There's a really comprehensive weight/mass unit converter over at http://www.sciencemadesimple.net/weight.html , along with converters for other kinds of units, but be warned -- their volume conversion tool has incorrect sizes for British pints and quarts (although it has the correct size for the British gallon).
#32
08-21-2003, 01:49 PM
 tracer Charter Member Join Date: May 1999 Location: Silicon Valley, Cal., USA Posts: 15,797
Quote:
 Originally posted by Shade I skimmed over the numbers assuming [Bridget Jones] was at least somewhat overweight, and then looked and realised she was just insecure
True enough. I took her stated weight in the movie (136 lbs.), and combined it with Renee Zellweger's height which I gott off the IMDb (5'3"), and plugged it into one of those online Body Mass Index calculators. Sure enough, she was within the normal healthy weight range, not overweight.
#33
08-21-2003, 02:49 PM
 Chronos Charter Member Moderator Join Date: Jan 2000 Location: The Land of Cleves Posts: 73,908
So a hundredweight is 112 pounds? There's got to be some interesting story behind that one.

12 inches to a foot makes some sense (divisible by 2, 3, 4, and 6), as does 16 ounces to the pound (power of two), but 14 pounds to the stone? Is there no number that the Brits (and us 'Merkins who were crazy enough to keep the system) won't use as a conversion factor?
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#34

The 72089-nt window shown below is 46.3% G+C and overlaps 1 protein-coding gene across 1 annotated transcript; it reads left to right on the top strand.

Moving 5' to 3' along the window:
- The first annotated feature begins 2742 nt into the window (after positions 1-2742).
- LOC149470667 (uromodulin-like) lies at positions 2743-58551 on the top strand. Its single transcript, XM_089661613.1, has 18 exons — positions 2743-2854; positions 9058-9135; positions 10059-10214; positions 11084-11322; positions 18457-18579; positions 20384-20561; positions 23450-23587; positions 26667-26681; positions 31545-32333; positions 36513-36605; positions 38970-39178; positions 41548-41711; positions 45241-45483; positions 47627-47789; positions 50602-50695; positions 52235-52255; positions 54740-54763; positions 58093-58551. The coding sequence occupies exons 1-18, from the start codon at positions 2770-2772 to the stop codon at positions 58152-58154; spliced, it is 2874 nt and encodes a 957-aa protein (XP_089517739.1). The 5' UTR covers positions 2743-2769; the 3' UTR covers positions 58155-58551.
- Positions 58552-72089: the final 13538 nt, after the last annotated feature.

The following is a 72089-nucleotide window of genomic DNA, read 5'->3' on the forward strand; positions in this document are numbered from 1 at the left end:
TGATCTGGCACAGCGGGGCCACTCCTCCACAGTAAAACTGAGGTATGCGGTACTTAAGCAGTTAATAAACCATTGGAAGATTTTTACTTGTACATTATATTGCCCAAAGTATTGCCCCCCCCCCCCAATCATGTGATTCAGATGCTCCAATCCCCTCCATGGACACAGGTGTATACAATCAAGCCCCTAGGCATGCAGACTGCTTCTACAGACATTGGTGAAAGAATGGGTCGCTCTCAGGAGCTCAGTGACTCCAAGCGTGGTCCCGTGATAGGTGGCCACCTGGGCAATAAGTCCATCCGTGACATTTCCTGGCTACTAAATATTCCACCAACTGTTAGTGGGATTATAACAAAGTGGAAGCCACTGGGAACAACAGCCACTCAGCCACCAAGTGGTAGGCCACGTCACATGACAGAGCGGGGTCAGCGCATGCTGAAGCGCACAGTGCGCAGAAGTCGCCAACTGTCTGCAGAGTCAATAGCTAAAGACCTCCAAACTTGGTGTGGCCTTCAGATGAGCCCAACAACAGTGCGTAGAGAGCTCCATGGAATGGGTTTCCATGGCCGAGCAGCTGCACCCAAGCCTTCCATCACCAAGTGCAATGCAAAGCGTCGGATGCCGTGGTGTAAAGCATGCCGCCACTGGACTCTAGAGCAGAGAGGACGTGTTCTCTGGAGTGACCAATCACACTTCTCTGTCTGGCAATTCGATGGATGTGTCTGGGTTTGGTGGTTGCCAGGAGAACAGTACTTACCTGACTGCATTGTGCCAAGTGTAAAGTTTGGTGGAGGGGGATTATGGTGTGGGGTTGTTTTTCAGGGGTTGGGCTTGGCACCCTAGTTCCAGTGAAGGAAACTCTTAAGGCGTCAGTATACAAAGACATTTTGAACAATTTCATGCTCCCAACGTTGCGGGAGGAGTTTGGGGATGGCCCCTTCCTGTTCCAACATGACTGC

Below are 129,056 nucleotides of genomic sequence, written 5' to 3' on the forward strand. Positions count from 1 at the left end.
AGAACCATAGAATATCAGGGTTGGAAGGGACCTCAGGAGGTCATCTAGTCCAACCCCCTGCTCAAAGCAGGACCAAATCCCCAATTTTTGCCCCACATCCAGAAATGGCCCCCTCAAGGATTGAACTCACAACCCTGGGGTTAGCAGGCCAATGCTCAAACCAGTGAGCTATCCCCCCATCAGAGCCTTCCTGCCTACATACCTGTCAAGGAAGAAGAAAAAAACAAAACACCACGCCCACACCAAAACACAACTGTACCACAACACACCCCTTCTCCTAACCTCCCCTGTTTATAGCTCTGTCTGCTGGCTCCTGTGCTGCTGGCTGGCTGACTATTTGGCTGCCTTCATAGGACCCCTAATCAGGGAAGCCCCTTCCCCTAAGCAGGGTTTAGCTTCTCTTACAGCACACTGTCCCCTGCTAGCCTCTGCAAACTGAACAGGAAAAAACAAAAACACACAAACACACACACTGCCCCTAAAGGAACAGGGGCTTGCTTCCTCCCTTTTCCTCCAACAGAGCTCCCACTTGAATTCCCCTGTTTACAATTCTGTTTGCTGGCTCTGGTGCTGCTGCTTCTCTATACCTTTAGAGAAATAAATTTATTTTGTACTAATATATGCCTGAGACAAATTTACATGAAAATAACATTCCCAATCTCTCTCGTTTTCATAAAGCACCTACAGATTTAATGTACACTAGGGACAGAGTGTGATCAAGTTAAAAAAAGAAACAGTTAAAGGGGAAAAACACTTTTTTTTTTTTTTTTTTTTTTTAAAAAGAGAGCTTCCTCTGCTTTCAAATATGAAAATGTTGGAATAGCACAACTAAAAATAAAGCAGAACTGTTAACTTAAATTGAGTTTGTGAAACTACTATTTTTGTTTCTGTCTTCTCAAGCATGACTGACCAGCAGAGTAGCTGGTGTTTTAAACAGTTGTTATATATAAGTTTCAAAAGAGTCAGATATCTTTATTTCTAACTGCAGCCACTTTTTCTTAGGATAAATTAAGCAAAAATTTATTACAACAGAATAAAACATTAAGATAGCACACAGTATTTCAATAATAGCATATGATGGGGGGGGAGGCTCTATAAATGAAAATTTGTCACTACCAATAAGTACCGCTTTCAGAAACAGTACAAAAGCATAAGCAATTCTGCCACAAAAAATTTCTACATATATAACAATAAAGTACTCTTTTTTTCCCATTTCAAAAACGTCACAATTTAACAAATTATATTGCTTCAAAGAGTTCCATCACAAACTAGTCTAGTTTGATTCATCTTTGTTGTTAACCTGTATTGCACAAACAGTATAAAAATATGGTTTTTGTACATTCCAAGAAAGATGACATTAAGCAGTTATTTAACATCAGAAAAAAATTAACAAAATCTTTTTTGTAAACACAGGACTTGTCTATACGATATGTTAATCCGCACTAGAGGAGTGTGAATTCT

08-21-2003, 02:55 PM
 Shade Guest Join Date: Oct 2001 Location: Cambridge. No, the UK one Posts: 4,272
Quote:
 Originally posted by Chronos So a hundredweight is 112 pounds? There's got to be some interesting story behind that one. 12 inches to a foot makes some sense (divisible by 2, 3, 4, and 6), as does 16 ounces to the pound (power of two), but 14 pounds to the stone? Is there no number that the Brits (and us 'Merkins who were crazy enough to keep the system) won't use as a conversion factor?
We seem remarkably resistant to 10, though it's gained a lot in poularity recently

I assumed a hundredwieght was chosen to be 8 st. But I don't know. Most of the measurements seem to have an interesting story...
#35
08-21-2003, 03:45 PM
 amarone Charter Member Join Date: Mar 2001 Location: Atlanta, GA Posts: 4,849
There are 20 hundredweights in a British ton, so some nice consistency with 20 shillings in a pound. One ton is then 2,240 lbs, whereas the American 2,000 lbs short ton is easier.

A google shows "hundredweight" showing up on many US web pages as a shipping weight (e.g. it was on FedEx and UPS pages), but didn't notice an explanation. Is it 100 lbs?
#36
08-21-2003, 03:51 PM
 everton Guest Join Date: Nov 1999 Location: London, UK Posts: 2,723
According to this PDF document:
Quote:
 Since at least 1400 a standard weight unit in Britain has been the hundredweight, which is equal to 112 avoirdupois pounds rather than 100. There were very good reasons for the odd size of this "hundred": 112 pounds made the hundredweight equivalent for most purposes with competing units of other countries, especially the German zentner and the French quintal. Furthermore, 112 is a multiple of 16, so the British hundredweight can be divided conveniently into 4 quarters of 28 pounds, 8 stone of 14 pounds, or 16 cloves of 7 pounds each. The ton, originally a unit of wine measure, was defined to equal 20 hundredweight or 2240 pounds.
#37
08-21-2003, 05:06 PM
 Polycarp Member Join Date: Aug 1999 Location: A better place to be Posts: 26,718